Adding to his illustrious resume, Doctor Sick also play kids music! He wrote songs and performed on the Austin, Texas-based Asylum Street Spankers’ children’s CD Mommy Says No!. And New Orleans’ own Confetti Park Players were delighted to have Doctor Sick as a featured artist on their first CD, We’re Going to Confetti Park! You can hear his mysterious musical saw and soulful fiddle playing on songs “Feufollet,” “Polly Wolly Wee,” “Watch Out for the Pirates,” and “Louis Lafitte, the Pirate King.”
In this music memory shared with Confetti Park, Doctor Sick shares how his parents recognized his talent and set him on the path to music.
“I’ve been playing violin since I was four years old,” says Doctor Sick. “When I was very young I was taking lessons all the time. My parents made me, but I thank them for it today, because music is such an important part of my every day life.”
Doctor Sick describes a sweet memory of singing along while his grandmother played piano, when he was only two or three—they were jamming on the alphabet song.
“Before I even knew my ABCs I was trying to sing along,” he recalls. “It was the first time I ever jammed with anybody, where you’re listening and contributing and making the music with somebody else. And that’s why my parents got me into playing music, because they realized that I was going to be playing music for the rest of my life anyway.”
Children’s author, actress, and musician just scratches the surface of the roles and capabilities owned by Melinda Taliancich Falgoust of Metairie, La., as Katy Ray discovers in this interview on Confetti Park.
Melinda, who has published several award-winning children’s books including Lousy Liver, Footprints, and her newest, Her Royal Majesty, the Superhero Bride of Frankenstein (which just earned a 5-star review withReader’s Favorite), wears many hats. The navy veteran holds several jobs (including paralegal and school worker) and is a wife and mother to five kids. She also acts with the Porta-Puppet Players, a troupe of puppeteers, theatre actors and other entertainers that has been active in the Gulf South for decades. (Watch Melinda as Mother Goose on YouTube)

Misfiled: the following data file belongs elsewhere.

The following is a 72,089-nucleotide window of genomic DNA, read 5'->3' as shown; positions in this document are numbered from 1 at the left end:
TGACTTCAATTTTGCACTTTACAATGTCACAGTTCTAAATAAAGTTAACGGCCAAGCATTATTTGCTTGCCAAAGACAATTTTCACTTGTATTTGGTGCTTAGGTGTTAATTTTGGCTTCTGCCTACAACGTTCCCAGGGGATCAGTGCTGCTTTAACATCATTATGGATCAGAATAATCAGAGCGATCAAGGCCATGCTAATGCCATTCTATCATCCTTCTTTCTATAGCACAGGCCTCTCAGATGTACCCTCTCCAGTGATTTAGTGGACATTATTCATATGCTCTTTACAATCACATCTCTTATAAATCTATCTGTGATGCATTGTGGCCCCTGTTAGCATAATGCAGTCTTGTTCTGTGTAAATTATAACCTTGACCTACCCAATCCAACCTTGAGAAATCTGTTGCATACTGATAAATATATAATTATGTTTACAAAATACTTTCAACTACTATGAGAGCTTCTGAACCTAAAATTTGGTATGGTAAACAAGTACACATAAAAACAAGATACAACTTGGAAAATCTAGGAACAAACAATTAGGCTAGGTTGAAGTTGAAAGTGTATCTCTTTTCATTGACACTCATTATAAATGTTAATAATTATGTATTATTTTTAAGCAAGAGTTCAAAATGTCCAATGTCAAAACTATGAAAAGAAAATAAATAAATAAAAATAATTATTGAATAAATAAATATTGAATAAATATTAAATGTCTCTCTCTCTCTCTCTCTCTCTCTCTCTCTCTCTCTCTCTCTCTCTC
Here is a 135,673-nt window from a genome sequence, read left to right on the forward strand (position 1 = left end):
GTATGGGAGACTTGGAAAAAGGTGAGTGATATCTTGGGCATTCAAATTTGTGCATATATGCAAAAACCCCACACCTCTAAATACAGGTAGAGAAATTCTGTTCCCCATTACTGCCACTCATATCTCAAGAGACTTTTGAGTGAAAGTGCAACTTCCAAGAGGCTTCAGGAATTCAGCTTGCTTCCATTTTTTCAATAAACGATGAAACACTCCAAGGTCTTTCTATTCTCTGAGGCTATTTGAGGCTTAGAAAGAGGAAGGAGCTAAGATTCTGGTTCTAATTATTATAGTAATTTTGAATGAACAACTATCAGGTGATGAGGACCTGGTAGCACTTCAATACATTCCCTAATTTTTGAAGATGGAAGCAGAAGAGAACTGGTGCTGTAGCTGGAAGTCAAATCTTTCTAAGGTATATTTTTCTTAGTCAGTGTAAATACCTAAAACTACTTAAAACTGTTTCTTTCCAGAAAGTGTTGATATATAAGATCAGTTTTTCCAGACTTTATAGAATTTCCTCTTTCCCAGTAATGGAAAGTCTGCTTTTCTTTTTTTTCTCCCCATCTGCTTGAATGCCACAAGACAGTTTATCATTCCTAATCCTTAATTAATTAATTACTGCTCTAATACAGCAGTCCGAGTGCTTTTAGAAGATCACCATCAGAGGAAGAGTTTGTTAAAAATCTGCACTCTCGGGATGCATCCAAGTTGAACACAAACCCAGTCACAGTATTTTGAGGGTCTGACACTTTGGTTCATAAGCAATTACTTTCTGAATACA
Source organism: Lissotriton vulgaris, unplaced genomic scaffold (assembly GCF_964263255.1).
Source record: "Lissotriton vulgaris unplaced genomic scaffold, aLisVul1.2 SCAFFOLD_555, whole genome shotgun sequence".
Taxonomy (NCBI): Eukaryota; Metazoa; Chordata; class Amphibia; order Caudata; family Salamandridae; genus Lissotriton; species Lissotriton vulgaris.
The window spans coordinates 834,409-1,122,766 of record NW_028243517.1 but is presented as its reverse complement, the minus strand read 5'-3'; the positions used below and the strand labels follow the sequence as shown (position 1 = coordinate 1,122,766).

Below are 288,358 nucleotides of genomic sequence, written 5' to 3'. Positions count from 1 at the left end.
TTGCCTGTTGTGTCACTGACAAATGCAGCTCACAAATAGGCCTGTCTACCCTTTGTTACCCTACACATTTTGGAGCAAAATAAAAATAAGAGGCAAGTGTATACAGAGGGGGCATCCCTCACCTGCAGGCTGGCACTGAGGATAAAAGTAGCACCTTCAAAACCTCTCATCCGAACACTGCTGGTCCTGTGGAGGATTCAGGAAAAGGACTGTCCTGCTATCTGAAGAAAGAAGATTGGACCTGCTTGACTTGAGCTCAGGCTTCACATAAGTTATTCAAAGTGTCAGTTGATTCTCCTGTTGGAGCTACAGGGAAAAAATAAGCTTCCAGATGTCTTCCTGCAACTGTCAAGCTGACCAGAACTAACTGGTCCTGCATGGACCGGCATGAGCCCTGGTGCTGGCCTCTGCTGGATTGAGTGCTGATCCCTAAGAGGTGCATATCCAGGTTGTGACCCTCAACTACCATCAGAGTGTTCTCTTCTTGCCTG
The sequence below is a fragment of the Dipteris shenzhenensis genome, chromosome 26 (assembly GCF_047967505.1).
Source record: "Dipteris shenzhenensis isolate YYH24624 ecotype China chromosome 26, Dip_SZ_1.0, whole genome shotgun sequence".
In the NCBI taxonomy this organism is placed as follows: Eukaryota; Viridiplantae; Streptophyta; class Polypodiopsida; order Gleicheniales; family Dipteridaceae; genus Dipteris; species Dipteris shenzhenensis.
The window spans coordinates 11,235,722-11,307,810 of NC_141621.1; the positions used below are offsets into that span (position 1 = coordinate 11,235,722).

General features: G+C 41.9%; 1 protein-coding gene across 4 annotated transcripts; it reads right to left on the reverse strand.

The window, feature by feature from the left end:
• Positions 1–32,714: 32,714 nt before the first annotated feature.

In addition to all this, Melinda writes—prolifically—and spends a significant amount of time on the road traveling to make appearances at book festivals, conventions, and in school visits. Melinda writes for adults and middle-grade readers (see The Gubbins Club), and her works have also won awards in competitions around the world. But it seems writing—and illustrating—books for young children is where she has the most fun.
“I have wanted to be a writer since I was twelve years old,” says Melinda. “I finally decided several years ago that it was time to dig in and get deep with it. So I pulled out the sketchbook, I pulled out the laptop, and started putting all those ideas that have been bubbling over the years right onto paper.”
Lack of sleep notwithstanding, Melinda has found a happy place in children’s literature: “I wanted to be a writer when I grew up, and I realized, that, really, writing in the genre that I write, I don’t need to grow up!”